Advice on how to make your home safer and more accessible for people with mobility impairment.
by Illse du Preez, Occupational Therapist at CE Mobility
For many people, owning and maintaining a home is one of the most significant investments they ever make. But for aging people and people living with disabilities, the fact that much of the world outside is not built to accommodate their needs, magnifies the value of a comfortable home and practical home that one can move in freely. Here are a few aspects to look at to make your home more comfortable.
The first consideration should be how you will navigate into, out of, and through your home. Your rooms can be as comfortable and accommodating as possible, but this won’t matter if you or others can’t easily enter, exit and move around. A standard doorway is 76cm wide. This allows a standard 18” wheelchair to move through with ease. It is however better if the doorway is 82cm – 90cm wide to allow for easier turning in and out of the doorway, especially doors leading out of a corridor. If you are a wheelchair user, sliding doors are the easiest to open and close. You may also want to consider doors with handles and locks at lower heights and switching round door knobs for lever-handles. These lever-handles are user friendly for decreased hand strength/function.
For entrance and exit at doorways, minimize the size of doorstops and thresholds. Avoid doormats or anything that is too thick for the wheelchair to roll over with ease and that could pose a potential tripping hazard for walkers with poor mobility or impaired vision. Thick mats are also particularly difficult for wheelchairs to move on.
If there are steps, different ramps are available. Removable ramps will be needed if you are renting. There are 2 types of removable ramps – the telescopic type that consists of 2 separate ramps or a solid one piece ramp that folds in half for easier storage.
If you own the property, it is best to get permanent ramps made. These are safer as they cannot move around. It is very important that you measure the step/s in order to determine the length of the ramp needed. To walk up and down safely, a gradient of 1:8 is sufficient. For someone to push himself up/down a ramp in a wheelchair a gradient of 1:10 is sufficient but 1:12 is best. Rails next to a ramp are important.
If the height (elevation) of your entry/exit door is too high to accommodate a ramp, it will be necessary to install a lift.
This is one of the most important aspects. Find a material that is durable, smooth and firm. These features will provide a surface that wheelchairs can easily roll on, something that will not be likely to cause slips, trips or falls and a surface that is easy to clean. Ease of cleaning can be particularly important in the case of homes with service animals. Remove all small rugs and carpets that can cause you to slip or fall.
There are different options to make existing floor finishes non-slip and safe.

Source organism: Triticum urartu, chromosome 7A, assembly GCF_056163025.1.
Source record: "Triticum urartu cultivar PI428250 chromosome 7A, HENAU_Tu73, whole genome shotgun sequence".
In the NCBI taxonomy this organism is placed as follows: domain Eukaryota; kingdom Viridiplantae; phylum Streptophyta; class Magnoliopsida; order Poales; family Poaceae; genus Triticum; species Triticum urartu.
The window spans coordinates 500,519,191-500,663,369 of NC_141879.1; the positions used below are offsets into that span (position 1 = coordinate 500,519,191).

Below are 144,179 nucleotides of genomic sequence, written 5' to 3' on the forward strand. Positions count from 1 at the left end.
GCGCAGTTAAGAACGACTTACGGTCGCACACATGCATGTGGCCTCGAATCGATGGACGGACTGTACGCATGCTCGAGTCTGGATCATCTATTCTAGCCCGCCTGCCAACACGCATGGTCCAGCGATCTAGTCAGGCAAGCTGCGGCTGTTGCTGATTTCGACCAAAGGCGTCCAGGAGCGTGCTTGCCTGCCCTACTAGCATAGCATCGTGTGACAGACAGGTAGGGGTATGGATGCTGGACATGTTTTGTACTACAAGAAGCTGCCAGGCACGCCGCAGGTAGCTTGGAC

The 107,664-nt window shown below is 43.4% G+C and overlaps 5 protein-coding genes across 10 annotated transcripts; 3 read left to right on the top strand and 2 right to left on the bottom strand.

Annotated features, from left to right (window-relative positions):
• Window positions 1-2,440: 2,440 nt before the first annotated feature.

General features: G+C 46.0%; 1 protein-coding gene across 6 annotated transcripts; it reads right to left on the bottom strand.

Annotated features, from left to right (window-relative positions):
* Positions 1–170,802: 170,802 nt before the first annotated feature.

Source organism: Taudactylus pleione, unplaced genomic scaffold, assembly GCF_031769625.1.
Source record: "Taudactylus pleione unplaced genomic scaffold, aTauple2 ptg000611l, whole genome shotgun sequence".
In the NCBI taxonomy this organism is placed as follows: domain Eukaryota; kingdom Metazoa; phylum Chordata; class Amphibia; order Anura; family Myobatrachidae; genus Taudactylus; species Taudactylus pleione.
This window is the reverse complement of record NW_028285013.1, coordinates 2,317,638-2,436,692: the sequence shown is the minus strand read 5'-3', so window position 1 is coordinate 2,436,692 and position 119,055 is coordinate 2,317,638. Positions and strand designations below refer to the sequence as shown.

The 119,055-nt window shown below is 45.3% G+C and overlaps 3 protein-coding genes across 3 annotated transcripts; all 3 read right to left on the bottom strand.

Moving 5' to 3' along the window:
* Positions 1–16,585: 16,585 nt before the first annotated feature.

Once the doorway to the bathroom is made wide enough to allow a wheelchair to pass through, you need enough space to be able to move around freely. The flooring inside the bathroom is probably the most important as it can get slippery when wet.
Many people find showering the easiest but there are different options for baths too. Examples are bath lifts, swivel bathers, bath boards and bath seats.
If there is space, a roll-in shower is most practical. Commodes on wheels are available to use as a shower chair. If you are able to walk and just need to sit while showering, free-standing chairs or bolt-on seats are available. Make sure the seat is at a height that is easy to get up from. Rails to assist with balance when seated and to assist with getting up are important to prevent falls. A hand held shower will bring the water down to a comfortable level.
Ensure that the bathtub or shower floor has a non-slip surface to prevent slips and falls. Small bathroom rugs are dangerous and should be avoided completely.
For a wheelchair user, the washbasin should have enough space underneath to enable the user to roll straight up to the sink, rather than having to stretch over. The hot water pipe must be covered with insulating material or moved back out of the way to protect legs from scalding.
Ensure that the toilet can be easily reached e.g. has enough space beside it. The best position is to have a wall on one side in order to install a rail and an open side on the other. Toilet height is also important: if the toilet is too low, it’s difficult for many people to lower themselves down to it or to get back up. This can be remedied with portable toilet seats. Toilets that are too high are difficult to reach. The best height should be assessed on an individual basis.
In closing, while the challenges to make your home safe, accessible and comfortable at the same time are significant, they are not insurmountable. Creating a comfortable home is achievable with time and work and there are many resources available to assist you and your loved ones in getting there. If you are unsure of your needs, Occupational Therapists are available to do accessibility assessments and make recommendations accordingly.
CE Mobility had its humble beginnings in 1949 as a small, single retail outlet in Bree Street, central Johannesburg. Over the past 65 years they have led the way with pioneering wheelchair designs and innovations. Today, CE Mobility boasts 6 branches nationwide and a team of experts including Occupational Therapists, wheelchair users, Engineers and Seating Specialists to assist you in choosing the correct equipment to suit your needs and budget.
CE Mobility is the largest importer of wheelchairs and accessories as well as the largest local manufacturer providing employment to over 150 South Africans. Visit their showrooms in Industria, Rivonia, Pretoria, Durban, Cape Town or Port Elizabeth to view their extensive range of mobility equipment.
Visit CE Mobility for more information.